More "Robust" Buy American Changes On The Way
August 20, 2021
By: Lindsay Simmons
On July 30, 2021, the Biden Administration issued a Proposed Rule touted as “the most robust changes to the implementation of the Buy American Act in almost 70 years.” The stated purpose of the rule is to strengthen domestic content requirements and procurement preferences. This rule is the latest in a series of actions by the Biden Administration to reduce reliance on critical components of foreign origin. Among other things, it implements provisions of President Biden’s January 2021 Executive Order 14005 (Ensuring the Future Is Made in All of America by All of America’s Workers), which directs the FAR Council to strengthen regulations implementing the Buy American Act (BAA). The Proposed Rule recommends major changes to existing BAA regulations, as set forth below.
- Domestic Content: The BAA implements a procurement preference for “end products” that are “domestic.” The implementing regulations (FAR Part 25) set out a two-part test for determining whether an end-product qualifies as “domestic”. First, the end-product must be manufactured in the United States; and second, the end-product must contain a specified percent of domestic components (determined by the cost of the components). The “domestic content test” originally required that more than 50% of the component parts be mined, produced or manufactured in the U.S. This was increased to 55% for most products on January 19, 2021. Now, as proposed, the domestic content threshold for determining whether an item qualifies as a “domestic end product” would be raised from 55% to 60%. A further increase, to 65% in two years, and to 75% five years thereafter, is also proposed. Contracts calling for performance over periods covered by the threshold increases would be required to comply with the new rules for the items delivered in such years. One exception would allow end products (other than certain iron and steel products which are subject to a 95% content rule) that only meet the current 55% threshold to nonetheless qualify as “domestic” if products that meet the higher thresholds are unavailable or unreasonably expensive.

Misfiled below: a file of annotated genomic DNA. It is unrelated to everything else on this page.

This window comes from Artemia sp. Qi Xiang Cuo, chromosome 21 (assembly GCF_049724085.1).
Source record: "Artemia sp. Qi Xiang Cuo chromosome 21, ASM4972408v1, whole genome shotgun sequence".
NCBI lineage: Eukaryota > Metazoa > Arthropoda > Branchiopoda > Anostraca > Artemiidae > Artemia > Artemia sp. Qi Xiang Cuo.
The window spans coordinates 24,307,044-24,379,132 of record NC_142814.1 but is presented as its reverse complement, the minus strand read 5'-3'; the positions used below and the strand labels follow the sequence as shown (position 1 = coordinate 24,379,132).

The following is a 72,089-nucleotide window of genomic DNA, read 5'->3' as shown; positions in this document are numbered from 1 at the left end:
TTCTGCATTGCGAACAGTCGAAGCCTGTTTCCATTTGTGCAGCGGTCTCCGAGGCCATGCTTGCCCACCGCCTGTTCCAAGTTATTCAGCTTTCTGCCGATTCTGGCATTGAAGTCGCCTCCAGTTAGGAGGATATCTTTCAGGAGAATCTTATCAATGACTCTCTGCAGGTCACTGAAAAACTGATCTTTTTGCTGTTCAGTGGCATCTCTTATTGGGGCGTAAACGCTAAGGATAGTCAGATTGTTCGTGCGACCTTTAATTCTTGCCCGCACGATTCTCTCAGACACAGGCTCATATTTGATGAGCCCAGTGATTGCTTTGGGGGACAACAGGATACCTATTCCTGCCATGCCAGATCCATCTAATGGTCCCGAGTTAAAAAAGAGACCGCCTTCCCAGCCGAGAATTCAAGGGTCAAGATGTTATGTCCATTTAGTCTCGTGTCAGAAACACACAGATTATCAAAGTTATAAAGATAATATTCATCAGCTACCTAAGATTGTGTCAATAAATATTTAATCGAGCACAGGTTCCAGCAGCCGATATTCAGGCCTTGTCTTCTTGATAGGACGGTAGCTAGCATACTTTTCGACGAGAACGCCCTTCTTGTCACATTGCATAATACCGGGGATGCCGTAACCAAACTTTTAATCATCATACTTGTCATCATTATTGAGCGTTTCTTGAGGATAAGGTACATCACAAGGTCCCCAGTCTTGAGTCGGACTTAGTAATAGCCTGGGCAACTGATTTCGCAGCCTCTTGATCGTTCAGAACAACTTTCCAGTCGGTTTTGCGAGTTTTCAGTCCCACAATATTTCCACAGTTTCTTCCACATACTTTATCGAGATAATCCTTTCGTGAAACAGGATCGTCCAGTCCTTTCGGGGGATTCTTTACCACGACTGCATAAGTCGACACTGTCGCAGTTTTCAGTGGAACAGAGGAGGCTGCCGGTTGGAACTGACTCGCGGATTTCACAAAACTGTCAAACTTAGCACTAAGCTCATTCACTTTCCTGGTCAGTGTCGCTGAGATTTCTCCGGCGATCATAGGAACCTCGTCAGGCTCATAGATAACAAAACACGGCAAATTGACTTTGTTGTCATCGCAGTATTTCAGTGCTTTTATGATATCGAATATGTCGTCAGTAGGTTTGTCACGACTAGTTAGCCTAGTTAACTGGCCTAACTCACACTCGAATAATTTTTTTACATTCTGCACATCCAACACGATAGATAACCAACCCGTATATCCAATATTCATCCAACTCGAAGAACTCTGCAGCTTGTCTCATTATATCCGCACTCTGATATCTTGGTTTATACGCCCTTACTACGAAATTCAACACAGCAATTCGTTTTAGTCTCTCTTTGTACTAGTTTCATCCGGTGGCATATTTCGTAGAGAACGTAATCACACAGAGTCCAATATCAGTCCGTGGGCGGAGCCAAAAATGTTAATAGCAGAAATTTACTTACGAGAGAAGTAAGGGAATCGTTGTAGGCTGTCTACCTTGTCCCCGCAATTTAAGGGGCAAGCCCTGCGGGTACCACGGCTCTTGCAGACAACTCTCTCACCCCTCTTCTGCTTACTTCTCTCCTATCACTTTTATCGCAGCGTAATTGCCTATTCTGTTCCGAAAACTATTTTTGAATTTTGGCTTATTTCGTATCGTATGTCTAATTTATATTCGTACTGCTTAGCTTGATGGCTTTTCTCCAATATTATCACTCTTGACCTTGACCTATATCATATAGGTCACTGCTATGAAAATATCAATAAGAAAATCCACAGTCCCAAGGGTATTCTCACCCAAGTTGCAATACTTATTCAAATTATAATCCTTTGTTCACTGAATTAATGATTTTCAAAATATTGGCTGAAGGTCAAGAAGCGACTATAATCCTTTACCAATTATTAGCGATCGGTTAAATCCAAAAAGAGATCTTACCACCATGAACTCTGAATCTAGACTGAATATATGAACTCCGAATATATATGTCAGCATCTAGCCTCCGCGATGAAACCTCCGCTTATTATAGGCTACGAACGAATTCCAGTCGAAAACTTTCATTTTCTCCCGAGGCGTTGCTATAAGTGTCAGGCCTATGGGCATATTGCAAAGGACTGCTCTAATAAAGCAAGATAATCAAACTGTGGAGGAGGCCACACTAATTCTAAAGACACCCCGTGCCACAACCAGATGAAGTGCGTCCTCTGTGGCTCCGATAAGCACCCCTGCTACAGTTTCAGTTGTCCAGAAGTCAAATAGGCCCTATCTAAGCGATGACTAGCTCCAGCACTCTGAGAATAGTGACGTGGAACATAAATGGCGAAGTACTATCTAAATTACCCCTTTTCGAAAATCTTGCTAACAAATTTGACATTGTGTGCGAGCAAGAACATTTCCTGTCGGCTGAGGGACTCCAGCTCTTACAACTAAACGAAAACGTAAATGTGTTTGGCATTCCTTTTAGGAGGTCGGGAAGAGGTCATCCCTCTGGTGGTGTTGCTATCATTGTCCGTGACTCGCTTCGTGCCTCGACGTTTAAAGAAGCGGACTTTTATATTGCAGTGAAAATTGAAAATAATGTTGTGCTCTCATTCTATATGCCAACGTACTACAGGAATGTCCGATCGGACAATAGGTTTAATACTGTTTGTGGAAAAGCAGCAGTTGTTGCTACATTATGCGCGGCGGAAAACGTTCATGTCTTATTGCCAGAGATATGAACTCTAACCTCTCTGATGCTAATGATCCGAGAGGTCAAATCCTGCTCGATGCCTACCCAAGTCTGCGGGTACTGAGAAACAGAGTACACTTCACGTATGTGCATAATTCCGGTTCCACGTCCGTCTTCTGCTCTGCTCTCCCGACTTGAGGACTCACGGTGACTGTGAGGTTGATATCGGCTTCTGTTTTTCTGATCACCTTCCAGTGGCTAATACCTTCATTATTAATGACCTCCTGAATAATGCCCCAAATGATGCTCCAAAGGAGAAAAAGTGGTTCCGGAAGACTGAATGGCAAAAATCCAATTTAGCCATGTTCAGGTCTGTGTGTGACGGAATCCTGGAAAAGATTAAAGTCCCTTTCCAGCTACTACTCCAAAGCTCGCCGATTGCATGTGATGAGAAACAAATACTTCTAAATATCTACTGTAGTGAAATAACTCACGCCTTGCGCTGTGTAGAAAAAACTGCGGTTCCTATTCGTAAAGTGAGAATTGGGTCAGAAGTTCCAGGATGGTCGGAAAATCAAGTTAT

- Price Preferences and Reporting for Critical Items & Components: Certain unspecified but “critical items” and “critical components” manufactured in the U.S., and the proposed preferences for such items, are to be the subject of a separate rulemaking. Nonetheless, here the FAR Council proposes new domestic content disclosure requirements for such “critical items” and end products containing such “critical components” such that, after award, contractors supplying these items would be required to disclose to the Made in America Office both: (i) the percentage of domestic content in each critical product; and (ii) the percentage of domestic content in each domestic end-product they supply that includes a critical component. What these changes mean will depend upon which items and components ultimately receive the “critical” designation.
- “Cost of Component” Test: The FAR Council has proposed to retain the “cost of component” test currently used to determine the percentage of domestic content, instead of adopting, at least for now, the new “value added” test suggested in President Biden’s EO 14005. Changing the “cost of components” test to a new test that weighs “the value that is added to the product through U.S.-based production or U.S. job supporting economic activity” may introduce significant supply chain uncertainty and, thus, the FAR Council is asking for input on the feasibility of such a test versus the “cost of components” test.
- Commercial IT & COTS Exceptions: The application of the BAA to commercial information technology has long been waived, as has the BAA component test for COTS items. But the current Proposed Rule solicits input regarding whether these waivers should be amended to favor domestic manufacturers.
- Trade Agreements: The Trade Agreement Act (TAA) applies to most acquisitions over the TAA threshold, including DoD acquisitions of supplies that call for specified products found at DFARS 225.401-70. The TAA includes two independent tests: (i) a product must be either manufactured in the U.S. or “wholly manufactured” in a designated country; or (2) a product must be “substantially transformed” within the U.S. or in a designated country. As highlighted in the Proposed Rule, “a substantially transformed U.S.-made product may have far less domestic content when compared to a domestic end product acquired under the Buy American statute.” As a result, the FAR Council asks for comments regarding “the impact of the substantial transformation test and potential lost opportunities for American workers.” However, as noted in the Proposed Rule, the FAR Council cannot alter U.S. trade policy.
Lindsay Simmons is responsible for the content of this article @jacksonkelly.com